When interviewing a Jewish-American artist, bringing up a past occasion that took place in Israel is a potential icebreaker. Happily, I just happened to have one to share with classical pianist Navah Perlman.
It occurred at a press conference seven years ago in Tel Aviv. Navah was there to participate in a special concert with the Israel Philharmonic Orchestra, conducted by her father, iconic classical violinist Itzhak Perlman. Recently, I shared with Navah two memories from that event: one, her apology for hardly speaking Hebrew; and two, her quiet and introspective manner, compared to her father’s charismatic and dominant presence.
“Well, that’s true. My Hebrew is terrible,” Navah admits. “And as for what you refer to as ‘my introspective manner,’ I’m actually very comfortable when I’m giving interviews. It’s just that when my dad is in the room, there’s no way to compete with the persona he brings. He takes over. It’s just who he is; so I step aside, metaphorically, and let him go ahead and do his thing.”
It’s a strange coincidence for both Perlmans to share the same stage again – this time at the Mesa Arts Center – a month apart from each other. Itzhak Perlman performed a solo violin concert on Jan. 12; Navah will be performing a solo piano concert called “A Musical Memoir” on Feb. 16.
“It has happened before,” says Navah. “I get to a place to give a concert, just to find out he was there just a short while ago or [will] perform there soon.”
For me, the chance to do a solo piano show is very exciting,” she says. “I’ve played with an orchestra, in duets, as a part of a trio and in a band. Every combination is a different challenge. This upcoming show in Mesa is going to be unique, because I’m doing a MAC talk before the concert [with CMIO Artistic Director Zuill Bailey]. I want to speak a bit during the show and present some photos – make the whole experience more personal for myself and the audience.”
Navah got her start as a soloist with the Greater Miami Youth Symphony in 1984 and studied at Juilliard School in New York, where her father still teaches today. She currently resides in New York with her husband, Robert D. Frost, and four children.
Navah Perlman Q&A
Q: In an interview a few years back, you said that, though you love music deeply, as a mother you have a very clear set of priorities in your life: Your family comes first.
A: When my children were younger, it had to be the case. It still is. My concert in Mesa will take place during the week; then I’m going back to New York because my 10-year-old twins have a special school project for President’s Day and I want to be there for them. It’s more flexible now than it was a few years ago, though, and will be even more so a few years from now. When you have a family, things are different.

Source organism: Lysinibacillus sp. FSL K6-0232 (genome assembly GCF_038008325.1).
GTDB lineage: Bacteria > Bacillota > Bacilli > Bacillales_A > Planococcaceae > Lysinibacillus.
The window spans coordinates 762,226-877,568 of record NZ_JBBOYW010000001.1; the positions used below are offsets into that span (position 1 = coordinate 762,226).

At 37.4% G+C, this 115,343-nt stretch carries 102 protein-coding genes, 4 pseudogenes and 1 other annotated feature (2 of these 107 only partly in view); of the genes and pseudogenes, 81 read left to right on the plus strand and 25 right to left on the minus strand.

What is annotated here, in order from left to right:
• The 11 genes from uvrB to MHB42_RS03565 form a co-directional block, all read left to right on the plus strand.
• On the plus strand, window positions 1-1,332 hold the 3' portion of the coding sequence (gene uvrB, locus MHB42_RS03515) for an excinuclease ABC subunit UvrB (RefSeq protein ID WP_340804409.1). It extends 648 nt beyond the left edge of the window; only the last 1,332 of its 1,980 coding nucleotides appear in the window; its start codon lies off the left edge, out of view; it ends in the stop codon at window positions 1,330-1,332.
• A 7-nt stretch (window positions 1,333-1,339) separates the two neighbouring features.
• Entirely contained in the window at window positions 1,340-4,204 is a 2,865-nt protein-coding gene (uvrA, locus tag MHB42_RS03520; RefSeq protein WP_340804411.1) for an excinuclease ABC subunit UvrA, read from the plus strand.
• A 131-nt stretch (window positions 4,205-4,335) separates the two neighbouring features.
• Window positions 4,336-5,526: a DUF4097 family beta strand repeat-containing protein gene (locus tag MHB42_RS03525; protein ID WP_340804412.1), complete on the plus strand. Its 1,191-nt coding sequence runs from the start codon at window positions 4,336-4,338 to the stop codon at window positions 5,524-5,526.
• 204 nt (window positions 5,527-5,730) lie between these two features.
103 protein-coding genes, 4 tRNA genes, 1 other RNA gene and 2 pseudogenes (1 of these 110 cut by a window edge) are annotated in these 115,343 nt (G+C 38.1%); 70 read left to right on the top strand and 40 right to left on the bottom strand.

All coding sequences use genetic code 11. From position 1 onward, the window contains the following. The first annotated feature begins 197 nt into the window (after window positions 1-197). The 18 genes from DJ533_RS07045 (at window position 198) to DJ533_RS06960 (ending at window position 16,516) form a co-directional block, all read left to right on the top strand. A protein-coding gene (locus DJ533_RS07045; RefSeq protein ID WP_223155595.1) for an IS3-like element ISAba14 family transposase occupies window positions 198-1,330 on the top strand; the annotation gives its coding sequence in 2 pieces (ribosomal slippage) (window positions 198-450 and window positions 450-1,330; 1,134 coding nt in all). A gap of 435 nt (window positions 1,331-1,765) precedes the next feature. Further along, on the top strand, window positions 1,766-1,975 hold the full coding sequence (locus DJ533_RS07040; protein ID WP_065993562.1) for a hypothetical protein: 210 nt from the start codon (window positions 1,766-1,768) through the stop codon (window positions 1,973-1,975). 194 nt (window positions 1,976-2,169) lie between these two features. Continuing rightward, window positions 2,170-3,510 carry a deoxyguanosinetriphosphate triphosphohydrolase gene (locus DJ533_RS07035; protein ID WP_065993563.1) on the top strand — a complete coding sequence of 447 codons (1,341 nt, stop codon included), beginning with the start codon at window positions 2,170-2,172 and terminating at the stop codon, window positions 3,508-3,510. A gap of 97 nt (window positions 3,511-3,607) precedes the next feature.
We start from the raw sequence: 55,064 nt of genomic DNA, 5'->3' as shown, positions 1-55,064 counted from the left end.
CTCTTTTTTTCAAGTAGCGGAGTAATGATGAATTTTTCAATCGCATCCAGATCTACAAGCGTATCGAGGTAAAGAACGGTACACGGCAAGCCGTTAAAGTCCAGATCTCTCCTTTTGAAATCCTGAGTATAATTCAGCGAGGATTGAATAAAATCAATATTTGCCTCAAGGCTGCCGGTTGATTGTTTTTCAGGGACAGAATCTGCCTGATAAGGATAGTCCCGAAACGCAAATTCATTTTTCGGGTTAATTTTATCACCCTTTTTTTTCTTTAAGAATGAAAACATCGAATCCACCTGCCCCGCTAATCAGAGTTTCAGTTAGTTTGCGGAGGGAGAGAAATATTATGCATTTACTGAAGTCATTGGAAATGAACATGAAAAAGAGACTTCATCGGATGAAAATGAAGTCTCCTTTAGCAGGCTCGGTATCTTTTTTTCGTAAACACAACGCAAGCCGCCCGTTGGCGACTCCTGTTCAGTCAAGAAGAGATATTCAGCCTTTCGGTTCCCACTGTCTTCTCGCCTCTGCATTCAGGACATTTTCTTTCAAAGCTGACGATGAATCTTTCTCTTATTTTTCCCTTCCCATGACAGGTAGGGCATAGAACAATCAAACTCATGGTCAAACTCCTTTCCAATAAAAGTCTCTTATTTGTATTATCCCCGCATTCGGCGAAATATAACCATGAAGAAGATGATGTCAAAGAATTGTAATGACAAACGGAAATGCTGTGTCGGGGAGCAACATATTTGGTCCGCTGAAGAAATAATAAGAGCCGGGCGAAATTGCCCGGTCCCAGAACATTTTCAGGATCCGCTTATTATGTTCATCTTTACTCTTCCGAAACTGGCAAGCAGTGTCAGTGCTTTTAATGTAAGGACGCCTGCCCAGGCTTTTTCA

It’s just the way it is. For the career I have, alongside being a mother, I owe a huge debt of gratitude to my amazing husband, Robert, who has been there for me and shared the chores and burdens through the years. I tell you, I got some massive doses of jealousy vibes from people who have a very narrow [view] of what a mom should and should not do while raising her kids. Truly, I was blessed, because [despite] all the progress in recent years, many women who want to fulfill themselves still face great difficulties. Look what happened at the last [U.S. presidential] election. A candidate who was more qualified professionally than anybody else eventually lost.
Q: Your father, Izhak, comes from a very different and hardcore approach to being a musician. Have you ever discussed this, or even clashed over your different views of music?
A: I’m not really sure that was the case with him. When my father started his career as a young kid in Israel, he had nothing in the material sense. He was driven to succeed not only because of his passion for music, but also his passion to provide everything for his family. He moved to the U.S. because he knew he would have options here that he would not have anywhere else. I was born, shall we say, into comfort. I never experienced that kind of hunger. And yes, there’s also my husband Robert’s job that allows me, alongside my income, to be picky every once in a while. I don’t have to take every job offer, which is a huge privilege for a classical musician.
Q: A lot has been said in past years about the commercialization of the arts, particularly music. Is this something you have experienced personally? Have you ever wanted to play a complex, challenging piece and some artistic director said: “No, our subscription audience will not buy that.”
A: Of course, I’m aware of those changes; but to be honest, I would not like it if people walked out of my concert feeling unsatisfied. Classical musicians travel a lot. We make a living performing and teaching, because our CDs don’t sell that much [laughs]. Perform for many years and you will know which audience can adjust to what. When I play in New York City, I will try pieces I will not play in Los Angeles and vice versa.
Q: You have visited Israel many times. Ever thought what your life – as an artist and as a person – would have been like if you had grown up there?
A: Honestly, I never thought about it that way. Israel for me is, above all, a place where I’m very comfortable just being myself. I feel more at ease there than in a place in the U.S. I hardly know. However, on a practical level, when you live a life of traveling and performing, it matters a great deal where your home is.
Navah Perlman – A Musical Memoir
Thursday, Feb. 16 at 7:30 pm
Mesa Arts Center, One E. Main St., Mesa
Box office: 480-644-6500 or mesaartscenter.com